Thomas Jefferson is on the outs. Columbus Day is a shadow of its former self. And Thanksgiving, perhaps most critically, is under pressure. If this most American holiday is ever downgraded from its honored place on the national calendar, it will speak of a profound change in our self-definition.
Thanksgiving dates from before the establishment of the American nation-state, harking back to our original settlers. Although the official holiday was established by the government and is marked by our presidents, it has acquired its layers of meaning through religious faith, informal culinary and social customs and a centuries-old vein of tradition.
It is part of the warp and woof of America, older than the Constitution and deeply rooted in family and hearth.
After their brutal first winter in the New World, the Pilgrims, of course, shared a feast with Wampanoag Indians in 1621. It wasn’t quite the picture-perfect gathering depicted in the famous, anachronistic Jennie Brownscombe painting of 1914 (complete with what looks like a golden-brown Butterball Turkey at the end of the table) but notable all the same.
Their meal was different from ours, with seafood and venison occupying an important place. They also certainly ate birds. One of the participants, Edward Winslow, wrote a letter describing how the “harvest being gotten in, our governor sent four men on fowling, that so we might rejoice together.” Turkey wasn’t necessarily on the menu, although the Plymouth Colony governor, William Bradford, made a reference in his journal to the “great store of wild turkeys, of which they took many.”
Technically, the Pilgrims’ celebration was a harvest feast, rather than what they would have understood as a day of thanksgiving, which would have involved fasting and supplications to God. In time, the New England colonies established annual general thanksgiving days not occasioned by any specific event, although they, too, were solemn occasions. From these sources, as Melanie Kirkpatrick explains in her excellent book on the holiday, Thanksgiving as we know it arose.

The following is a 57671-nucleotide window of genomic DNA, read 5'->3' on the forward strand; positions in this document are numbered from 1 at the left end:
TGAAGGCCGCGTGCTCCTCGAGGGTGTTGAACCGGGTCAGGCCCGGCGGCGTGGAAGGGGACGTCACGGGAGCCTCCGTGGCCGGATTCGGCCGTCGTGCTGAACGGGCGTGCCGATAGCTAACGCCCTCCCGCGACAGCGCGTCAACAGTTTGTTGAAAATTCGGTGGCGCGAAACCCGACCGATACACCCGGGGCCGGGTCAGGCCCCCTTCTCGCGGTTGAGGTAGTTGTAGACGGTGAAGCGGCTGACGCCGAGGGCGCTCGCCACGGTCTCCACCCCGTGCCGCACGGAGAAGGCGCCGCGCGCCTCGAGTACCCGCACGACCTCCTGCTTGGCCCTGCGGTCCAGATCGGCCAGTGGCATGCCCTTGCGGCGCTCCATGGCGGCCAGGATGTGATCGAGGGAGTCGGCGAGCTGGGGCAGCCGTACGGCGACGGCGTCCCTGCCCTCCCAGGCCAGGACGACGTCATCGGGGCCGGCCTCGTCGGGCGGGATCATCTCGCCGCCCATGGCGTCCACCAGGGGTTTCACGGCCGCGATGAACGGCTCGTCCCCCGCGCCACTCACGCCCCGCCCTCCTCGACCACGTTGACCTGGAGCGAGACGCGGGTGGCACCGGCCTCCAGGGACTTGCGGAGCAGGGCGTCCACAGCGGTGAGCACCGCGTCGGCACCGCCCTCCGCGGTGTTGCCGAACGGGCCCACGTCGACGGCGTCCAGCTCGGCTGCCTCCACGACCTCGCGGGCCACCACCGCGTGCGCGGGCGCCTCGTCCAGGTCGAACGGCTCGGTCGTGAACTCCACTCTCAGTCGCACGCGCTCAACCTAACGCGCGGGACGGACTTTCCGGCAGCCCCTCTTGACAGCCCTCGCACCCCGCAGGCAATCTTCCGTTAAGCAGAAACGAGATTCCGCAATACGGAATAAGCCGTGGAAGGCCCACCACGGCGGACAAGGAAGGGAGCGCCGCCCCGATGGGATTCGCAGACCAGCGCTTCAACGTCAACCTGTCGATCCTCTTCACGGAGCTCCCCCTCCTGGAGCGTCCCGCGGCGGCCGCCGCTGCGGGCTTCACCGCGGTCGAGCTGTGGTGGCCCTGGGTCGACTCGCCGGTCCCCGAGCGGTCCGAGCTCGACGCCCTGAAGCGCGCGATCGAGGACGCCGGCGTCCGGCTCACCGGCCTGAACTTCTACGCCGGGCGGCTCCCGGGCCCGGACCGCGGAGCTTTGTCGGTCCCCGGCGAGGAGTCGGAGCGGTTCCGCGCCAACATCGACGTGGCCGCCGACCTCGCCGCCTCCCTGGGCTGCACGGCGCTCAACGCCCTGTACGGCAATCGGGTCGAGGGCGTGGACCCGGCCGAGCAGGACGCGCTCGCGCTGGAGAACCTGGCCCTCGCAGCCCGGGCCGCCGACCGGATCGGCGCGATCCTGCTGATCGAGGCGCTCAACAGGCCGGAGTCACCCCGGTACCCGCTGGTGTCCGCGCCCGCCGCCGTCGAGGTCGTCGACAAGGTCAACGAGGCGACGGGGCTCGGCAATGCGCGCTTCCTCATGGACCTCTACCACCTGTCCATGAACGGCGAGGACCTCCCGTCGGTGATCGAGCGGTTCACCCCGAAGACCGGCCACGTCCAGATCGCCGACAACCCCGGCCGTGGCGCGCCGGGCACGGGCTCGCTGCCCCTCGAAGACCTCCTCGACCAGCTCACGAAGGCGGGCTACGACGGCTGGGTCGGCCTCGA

It is a thread that runs throughout American history. In 1778, the Continental Congress designated Dec. 30 “to be observed as a day of public thanksgiving and praise.” George Washington made the first presidential proclamation in 1789, urging gratitude “for the signal and manifold mercies, and the favorable interpositions of his providence, which we experienced in the course and conclusion of the late war.”
In 1863, Abraham Lincoln declared a national day of Thanksgiving — designating it the last Thursday of November — and every president has done the same since with occasional deviations regarding the day.
Even the connection to football stretches back to a Princeton-Yale game in 1873, which became an annual tradition in New York City. Long before the Detroit Lions and Dallas Cowboys made playing on Thanksgiving one of their signatures, colleges and high schools scheduled rivalry games for the day.
The holiday is linked in the American imagination — and in fact — with the gathering of family and with warmth and plenty. The widely reproduced 1861 George Durrie painting “Home to Thanksgiving” depicts a couple returning to a snow-covered farm for the holiday being greeted by an older couple at the door of the house welcoming them back home. The even more famous Norman Rockwell painting from 80 years later, “Freedom from Want,” might as well be the continuation of the Durrie scene, now indoors. An elderly couple serves a big, juicy bird to a beaming family around the table.
For most Americans, the day still functions as the great 19th-century promoter of the holiday, Sarah Josepha Hale, hoped it would. “Such social rejoicings,” she wrote in 1857, “tend greatly to expand the generous feelings of our nature, and strengthen the bond of union that binds us brothers and sisters in that true sympathy of American patriotism.”
If that ever stops being so, we will be a different country and poorer for it.
Excerpted from “The Case for Nationalism.”